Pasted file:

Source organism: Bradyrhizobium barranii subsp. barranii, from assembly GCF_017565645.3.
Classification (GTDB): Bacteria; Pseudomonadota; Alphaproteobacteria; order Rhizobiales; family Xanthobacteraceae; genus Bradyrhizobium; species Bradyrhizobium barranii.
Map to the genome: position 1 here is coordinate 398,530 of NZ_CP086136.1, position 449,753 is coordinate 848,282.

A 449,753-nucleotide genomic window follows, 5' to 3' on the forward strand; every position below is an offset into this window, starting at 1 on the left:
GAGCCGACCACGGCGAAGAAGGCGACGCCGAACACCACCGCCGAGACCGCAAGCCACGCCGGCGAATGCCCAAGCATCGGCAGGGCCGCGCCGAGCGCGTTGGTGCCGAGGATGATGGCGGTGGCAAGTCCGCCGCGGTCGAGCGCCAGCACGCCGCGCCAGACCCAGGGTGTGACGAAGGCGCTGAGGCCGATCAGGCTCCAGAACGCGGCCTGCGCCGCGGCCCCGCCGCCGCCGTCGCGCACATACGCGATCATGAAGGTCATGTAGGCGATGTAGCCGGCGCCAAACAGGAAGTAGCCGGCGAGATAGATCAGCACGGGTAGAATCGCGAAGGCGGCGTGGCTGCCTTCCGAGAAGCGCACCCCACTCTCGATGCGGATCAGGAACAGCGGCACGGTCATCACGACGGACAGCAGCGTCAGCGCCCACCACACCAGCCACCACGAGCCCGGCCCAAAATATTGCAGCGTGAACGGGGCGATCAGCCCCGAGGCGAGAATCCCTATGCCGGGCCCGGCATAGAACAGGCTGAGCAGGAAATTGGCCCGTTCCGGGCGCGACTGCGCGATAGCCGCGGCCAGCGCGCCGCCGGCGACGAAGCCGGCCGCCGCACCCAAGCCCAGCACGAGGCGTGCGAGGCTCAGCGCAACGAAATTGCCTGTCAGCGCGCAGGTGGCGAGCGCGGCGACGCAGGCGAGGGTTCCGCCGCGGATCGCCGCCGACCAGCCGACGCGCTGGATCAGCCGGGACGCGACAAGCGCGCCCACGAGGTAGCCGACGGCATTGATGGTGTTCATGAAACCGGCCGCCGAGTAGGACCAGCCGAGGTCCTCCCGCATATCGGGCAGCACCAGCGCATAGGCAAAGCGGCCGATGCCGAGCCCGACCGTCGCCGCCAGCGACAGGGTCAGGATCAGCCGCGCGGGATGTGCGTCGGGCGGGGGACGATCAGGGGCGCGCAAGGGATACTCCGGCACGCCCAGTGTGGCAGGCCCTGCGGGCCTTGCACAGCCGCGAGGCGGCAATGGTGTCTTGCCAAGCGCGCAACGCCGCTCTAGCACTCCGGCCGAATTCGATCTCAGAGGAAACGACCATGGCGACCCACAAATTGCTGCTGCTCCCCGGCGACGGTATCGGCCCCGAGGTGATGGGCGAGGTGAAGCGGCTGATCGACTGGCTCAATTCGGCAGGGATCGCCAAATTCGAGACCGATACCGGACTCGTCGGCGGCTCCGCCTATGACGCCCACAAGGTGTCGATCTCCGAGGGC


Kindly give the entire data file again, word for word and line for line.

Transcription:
Source organism: Bradyrhizobium barranii subsp. barranii, from assembly GCF_017565645.3.
Classification (GTDB): Bacteria; Pseudomonadota; Alphaproteobacteria; order Rhizobiales; family Xanthobacteraceae; genus Bradyrhizobium; species Bradyrhizobium barranii.
Map to the genome: position 1 here is coordinate 398,530 of NZ_CP086136.1, position 449,753 is coordinate 848,282.

A 449,753-nucleotide genomic window follows, 5' to 3' on the forward strand; every position below is an offset into this window, starting at 1 on the left:
GAGCCGACCACGGCGAAGAAGGCGACGCCGAACACCACCGCCGAGACCGCAAGCCACGCCGGCGAATGCCCAAGCATCGGCAGGGCCGCGCCGAGCGCGTTGGTGCCGAGGATGATGGCGGTGGCAAGTCCGCCGCGGTCGAGCGCCAGCACGCCGCGCCAGACCCAGGGTGTGACGAAGGCGCTGAGGCCGATCAGGCTCCAGAACGCGGCCTGCGCCGCGGCCCCGCCGCCGCCGTCGCGCACATACGCGATCATGAAGGTCATGTAGGCGATGTAGCCGGCGCCAAACAGGAAGTAGCCGGCGAGATAGATCAGCACGGGTAGAATCGCGAAGGCGGCGTGGCTGCCTTCCGAGAAGCGCACCCCACTCTCGATGCGGATCAGGAACAGCGGCACGGTCATCACGACGGACAGCAGCGTCAGCGCCCACCACACCAGCCACCACGAGCCCGGCCCAAAATATTGCAGCGTGAACGGGGCGATCAGCCCCGAGGCGAGAATCCCTATGCCGGGCCCGGCATAGAACAGGCTGAGCAGGAAATTGGCCCGTTCCGGGCGCGACTGCGCGATAGCCGCGGCCAGCGCGCCGCCGGCGACGAAGCCGGCCGCCGCACCCAAGCCCAGCACGAGGCGTGCGAGGCTCAGCGCAACGAAATTGCCTGTCAGCGCGCAGGTGGCGAGCGCGGCGACGCAGGCGAGGGTTCCGCCGCGGATCGCCGCCGACCAGCCGACGCGCTGGATCAGCCGGGACGCGACAAGCGCGCCCACGAGGTAGCCGACGGCATTGATGGTGTTCATGAAACCGGCCGCCGAGTAGGACCAGCCGAGGTCCTCCCGCATATCGGGCAGCACCAGCGCATAGGCAAAGCGGCCGATGCCGAGCCCGACCGTCGCCGCCAGCGACAGGGTCAGGATCAGCCGCGCGGGATGTGCGTCGGGCGGGGGACGATCAGGGGCGCGCAAGGGATACTCCGGCACGCCCAGTGTGGCAGGCCCTGCGGGCCTTGCACAGCCGCGAGGCGGCAATGGTGTCTTGCCAAGCGCGCAACGCCGCTCTAGCACTCCGGCCGAATTCGATCTCAGAGGAAACGACCATGGCGACCCACAAATTGCTGCTGCTCCCCGGCGACGGTATCGGCCCCGAGGTGATGGGCGAGGTGAAGCGGCTGATCGACTGGCTCAATTCGGCAGGGATCGCCAAATTCGAGACCGATACCGGACTCGTCGGCGGCTCCGCCTATGACGCCCACAAGGTGTCGATCTCCGAGGGC